Putin reaps Opec+ political gains as economic boost wanes

Vladimir Putin, Russia’s president, applauds during a plenary session on day two of the Eastern Economic Forum in Vladivostok, Russia on Thursday. Russia’s pact with Opec has significantly enhanced Putin’s presence on the world stage, but as his geopolitical clout keeps growing the economic benefits for his country have lost some potency.

Russia’s pact with Opec has significantly enhanced President Vladimir Putin’s presence on the world stage, but as his geopolitical clout keeps growing the economic benefits for his country have lost some potency.What began in 2016 as a temporary measure to boost oil prices has become an alliance meant to last for “eternity.” For a third year, Russian companies are curbing output and scaling back investment in new projects. Yet concerns about how this is starting to weigh on the nation’s growth are overshadowed by the benefits to their president’s international profile.After years of Saudi Arabia calling the shots within the Organization of Petroleum Exporting Countries, Putin has quickly stolen the limelight. At the Group of 20 meeting in June, he demonstrated his new power over the global oil market by announcing an extension of production cuts himself, essentially making the group’s mid-year talks in Vienna redundant.

As Russia’s alliance with Opec has developed, the president’s comments on the oil market have become “deeper, much better researched and more influential,” said Ildar Davletshin, an analyst at Wood & Co. To be sure, the price gains that resulted from the so-called Opec+ deal have benefited Russia. Putin and his Energy Minister Alexander Novak have also managed their co-operation with the group astutely, bearing a smaller share of the cuts than Saudi Arabia despite having higher production, and timing the curbs in such a way that Russia’s average annual output has continued its decade-long ascent uninterrupted. Before the first Opec+ deal in late 2016, then again ahead of the second round of curbs agreed on in December, Russia hiked oil output to post-Soviet records, setting a generous baseline for its cuts. In both cases, the country was given several months to reduce production in line with its quota, and frequently left it drift above that level, according to data compiled by Bloomberg.

The initial Opec+ deal reached in late 2016 ended a slump in Brent crude prices, which fell as low as $28 per barrel at the start of the year. By mid-2018, extensions of the deal helped push the prices up to $80 a barrel, earning Twitter rebukes from US President Donald Trump but helping Russia’s government run the widest budget surplus in a decade. “Back then it made economic sense for Opec and Russia to agree on production targets, now not so much,” said Goldman Sachs Group Inc economist Clemens Grafe. “Having these extended periods of caps on production do not make much sense, this just gives producers who are not bound by the agreement time to increase their market share.” The price effects of the more recent deals were more modest, with crude falling back to $60 on concerns of slowing demand growth due to the US-China trade war. While that limits the benefit of Russia’s co-operation with Opec, it’s likely that crude would be even lower if producers were to end their agreement and open the taps.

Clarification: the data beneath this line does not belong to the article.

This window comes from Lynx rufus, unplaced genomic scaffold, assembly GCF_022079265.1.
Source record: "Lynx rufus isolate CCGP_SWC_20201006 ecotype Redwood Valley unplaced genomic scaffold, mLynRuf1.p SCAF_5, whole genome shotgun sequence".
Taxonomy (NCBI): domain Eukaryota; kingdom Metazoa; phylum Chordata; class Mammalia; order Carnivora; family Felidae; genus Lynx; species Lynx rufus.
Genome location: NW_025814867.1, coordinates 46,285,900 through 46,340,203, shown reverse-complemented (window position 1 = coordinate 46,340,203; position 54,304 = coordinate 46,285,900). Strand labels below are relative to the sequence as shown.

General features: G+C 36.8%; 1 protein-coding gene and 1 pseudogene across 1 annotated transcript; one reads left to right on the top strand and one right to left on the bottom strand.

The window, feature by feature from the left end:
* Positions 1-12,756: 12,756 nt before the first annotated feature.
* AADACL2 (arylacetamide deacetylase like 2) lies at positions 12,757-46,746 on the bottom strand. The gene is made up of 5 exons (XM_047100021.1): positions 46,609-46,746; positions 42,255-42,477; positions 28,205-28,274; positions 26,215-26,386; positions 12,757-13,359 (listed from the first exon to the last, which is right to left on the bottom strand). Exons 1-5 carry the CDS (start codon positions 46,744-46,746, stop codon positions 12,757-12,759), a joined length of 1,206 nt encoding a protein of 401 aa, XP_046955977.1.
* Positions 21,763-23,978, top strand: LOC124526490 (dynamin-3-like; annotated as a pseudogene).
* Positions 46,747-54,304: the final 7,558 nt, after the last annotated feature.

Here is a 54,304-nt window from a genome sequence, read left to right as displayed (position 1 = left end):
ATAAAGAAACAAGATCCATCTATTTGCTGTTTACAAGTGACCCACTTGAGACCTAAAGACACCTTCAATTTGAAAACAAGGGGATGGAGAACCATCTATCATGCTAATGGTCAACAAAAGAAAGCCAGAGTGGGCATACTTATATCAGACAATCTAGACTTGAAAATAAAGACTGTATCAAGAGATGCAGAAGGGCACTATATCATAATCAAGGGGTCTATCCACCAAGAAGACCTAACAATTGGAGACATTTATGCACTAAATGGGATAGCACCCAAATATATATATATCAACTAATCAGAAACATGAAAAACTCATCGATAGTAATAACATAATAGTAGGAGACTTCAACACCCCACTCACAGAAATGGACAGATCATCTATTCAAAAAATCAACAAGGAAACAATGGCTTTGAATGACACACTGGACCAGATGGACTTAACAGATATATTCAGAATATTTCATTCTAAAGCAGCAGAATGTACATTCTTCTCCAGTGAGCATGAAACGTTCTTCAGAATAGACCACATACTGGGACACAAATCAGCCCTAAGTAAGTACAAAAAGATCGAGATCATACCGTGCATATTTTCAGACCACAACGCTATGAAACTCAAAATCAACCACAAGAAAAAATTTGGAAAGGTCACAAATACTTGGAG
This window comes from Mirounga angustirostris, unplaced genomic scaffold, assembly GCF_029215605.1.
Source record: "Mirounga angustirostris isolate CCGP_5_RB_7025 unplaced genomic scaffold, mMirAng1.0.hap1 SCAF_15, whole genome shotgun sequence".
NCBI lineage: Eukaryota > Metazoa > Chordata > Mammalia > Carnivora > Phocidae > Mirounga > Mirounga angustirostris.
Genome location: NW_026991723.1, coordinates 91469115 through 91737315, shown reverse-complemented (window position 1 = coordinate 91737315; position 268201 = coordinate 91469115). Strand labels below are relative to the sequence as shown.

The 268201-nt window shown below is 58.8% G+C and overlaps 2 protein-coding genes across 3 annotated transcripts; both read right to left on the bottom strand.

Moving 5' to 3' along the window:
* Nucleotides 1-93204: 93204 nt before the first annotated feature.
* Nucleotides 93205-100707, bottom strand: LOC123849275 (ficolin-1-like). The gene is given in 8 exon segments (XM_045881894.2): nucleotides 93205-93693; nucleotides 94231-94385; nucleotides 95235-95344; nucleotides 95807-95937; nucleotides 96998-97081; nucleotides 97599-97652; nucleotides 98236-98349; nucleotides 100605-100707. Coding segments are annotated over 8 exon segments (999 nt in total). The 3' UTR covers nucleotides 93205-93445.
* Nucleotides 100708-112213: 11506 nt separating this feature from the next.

The latest cuts, which run until the end of the first quarter next year, take as much as half a percentage point off Russia’s annual growth, which is a significant impact given that the economy expanded 2% on average in the past two years, said Grafe.

Throughout the Opec+ agreement, the benefits of higher oil prices to the wider economy has been minimal since the Finance Ministry is stashing away all additional revenue into a wealth fund, Grafe said. Russia imposed a budget rule in 2017 saying all energy revenues coming from an oil price above $40 should be saved, boosting the fund to $123bn from about $70bn in late 2016. Russia’s oil companies curbed spending on new projects and overall investment in the economy will expand 2% in 2019, half the pace of last year, according to the official state forecast. Still, many of those companies are generating enough cash to pay out handsome dividends, offering higher total returns to shareholders than most of their international peers, according to data compiled by Bloomberg. Russia’s largest oil producer Rosneft PJSC said the nation may lose out to US shale producers if the deal is extended, while Finance Minister Anton Siluanov called for considering all economic consequences of the new agreement.But the president’s agreement in June to keep Russia’s oil production flat for another nine months met no resistance.

Sources and photo-credits: Bloomberg, Gulf Times